Banking industry willing to assist Sassa in payment of social grants

There is no technical problem to the payment of social grants to which the banking industry could not find a solution.

The Banking Association South Africa (Basa) stated this on Tuesday in its presentation to a panel of experts appointed by the Constitutional Court in March.

In a March judgment‚ the court extended an invalid contract held by Cash Paymaster Services to pay social grants until April 1 2018.

It also ordered the minister of social development and the South African Social Security Agency (Sassa) to file affidavits with the court‚ stating how they plan to ensure the payment of grants after April 1 2018.

The panel’s task is to assess the steps taken by the Sassa to appoint a new contractor for the payment of grants‚ or its plan to take over payments of grants itself.

Basa MD Cas Coovadia said he led a delegation of representatives of member banks in its meeting with Social Development Minister Bathabile Dlamini in August. It was agreed at the meeting that a joint technical team should be formed to assess the precise needs of the department and what the banks could offer.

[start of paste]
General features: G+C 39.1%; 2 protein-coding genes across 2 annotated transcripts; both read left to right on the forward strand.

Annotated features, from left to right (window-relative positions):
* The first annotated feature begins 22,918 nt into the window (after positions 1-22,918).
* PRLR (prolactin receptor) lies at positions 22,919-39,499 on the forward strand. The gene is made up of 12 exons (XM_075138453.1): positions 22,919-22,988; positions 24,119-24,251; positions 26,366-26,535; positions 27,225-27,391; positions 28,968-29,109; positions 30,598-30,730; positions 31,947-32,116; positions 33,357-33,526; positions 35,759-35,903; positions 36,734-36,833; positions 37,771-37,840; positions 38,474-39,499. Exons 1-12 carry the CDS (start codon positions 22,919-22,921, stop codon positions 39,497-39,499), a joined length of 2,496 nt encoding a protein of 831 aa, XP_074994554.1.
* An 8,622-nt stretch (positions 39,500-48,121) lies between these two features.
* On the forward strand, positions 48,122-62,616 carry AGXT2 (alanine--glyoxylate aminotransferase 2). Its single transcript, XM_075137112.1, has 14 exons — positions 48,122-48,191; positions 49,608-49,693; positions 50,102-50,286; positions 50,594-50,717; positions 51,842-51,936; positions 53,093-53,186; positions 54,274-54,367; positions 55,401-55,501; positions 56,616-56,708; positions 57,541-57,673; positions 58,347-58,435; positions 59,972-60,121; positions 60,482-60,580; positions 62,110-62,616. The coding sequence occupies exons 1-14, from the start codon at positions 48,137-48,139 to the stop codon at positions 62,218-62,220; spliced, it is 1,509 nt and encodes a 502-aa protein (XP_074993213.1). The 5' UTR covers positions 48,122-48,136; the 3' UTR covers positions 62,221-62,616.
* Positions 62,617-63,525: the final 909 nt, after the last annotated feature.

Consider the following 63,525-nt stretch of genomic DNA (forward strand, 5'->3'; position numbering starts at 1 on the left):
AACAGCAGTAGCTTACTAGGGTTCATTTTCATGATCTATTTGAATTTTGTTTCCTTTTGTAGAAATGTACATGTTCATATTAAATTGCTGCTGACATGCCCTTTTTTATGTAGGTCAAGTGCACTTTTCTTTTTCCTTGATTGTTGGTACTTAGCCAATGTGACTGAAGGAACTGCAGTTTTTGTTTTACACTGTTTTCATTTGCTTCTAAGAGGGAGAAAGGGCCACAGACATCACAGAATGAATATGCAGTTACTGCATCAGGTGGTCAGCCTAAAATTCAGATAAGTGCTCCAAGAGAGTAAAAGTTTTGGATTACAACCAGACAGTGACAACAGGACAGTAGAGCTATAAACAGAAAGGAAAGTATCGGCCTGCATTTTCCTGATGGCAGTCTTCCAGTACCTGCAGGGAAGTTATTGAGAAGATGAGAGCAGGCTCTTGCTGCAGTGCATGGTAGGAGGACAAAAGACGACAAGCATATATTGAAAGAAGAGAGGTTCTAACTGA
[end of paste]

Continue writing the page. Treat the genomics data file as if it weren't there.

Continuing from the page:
These included pay points within a 5km radius of the recipient and the authentication of recipients using biometrics. The technical team would also indicate the infrastructure available from the banks that could be used for the payments.

Basa said there were a number of ways of addressing these issues but they needed the application of collective capacities to arrive at solutions. Basa said it would like to engage the department further in understanding what its requirements were‚ so that other banks could complement the service that Grindrod‚ a member of Basa‚ was already providing.

“This includes the issues … such as addressing the needs of rural areas which are outside the radius of the banks’ infrastructure; meeting the need for biometric compliance; reducing and controlling costs; and the question of returning unused funds.”

Basa said it was embarking on a large project to investigate ways to expand the transactional infrastructure to the informal economy.

“The aim is‚ among others‚ to make it possible for customers to make non-cash payments for their purchases in spaza shops and other small enterprises that are currently not reached.”

Meanwhile‚ an inquiry into whether Dlamini should be held personally liable for the social grants debacle will begin in January.

The Constitutional Court‚ in its judgment in March‚ called upon to Dlamini to show why she should not pay an application by the Black Sash from her own pocket. Retired judge president Bernard Ngoepe will chair the inquiry.

By: Ernest Mabuza – TimesLIVE

Source: TMG Digital.

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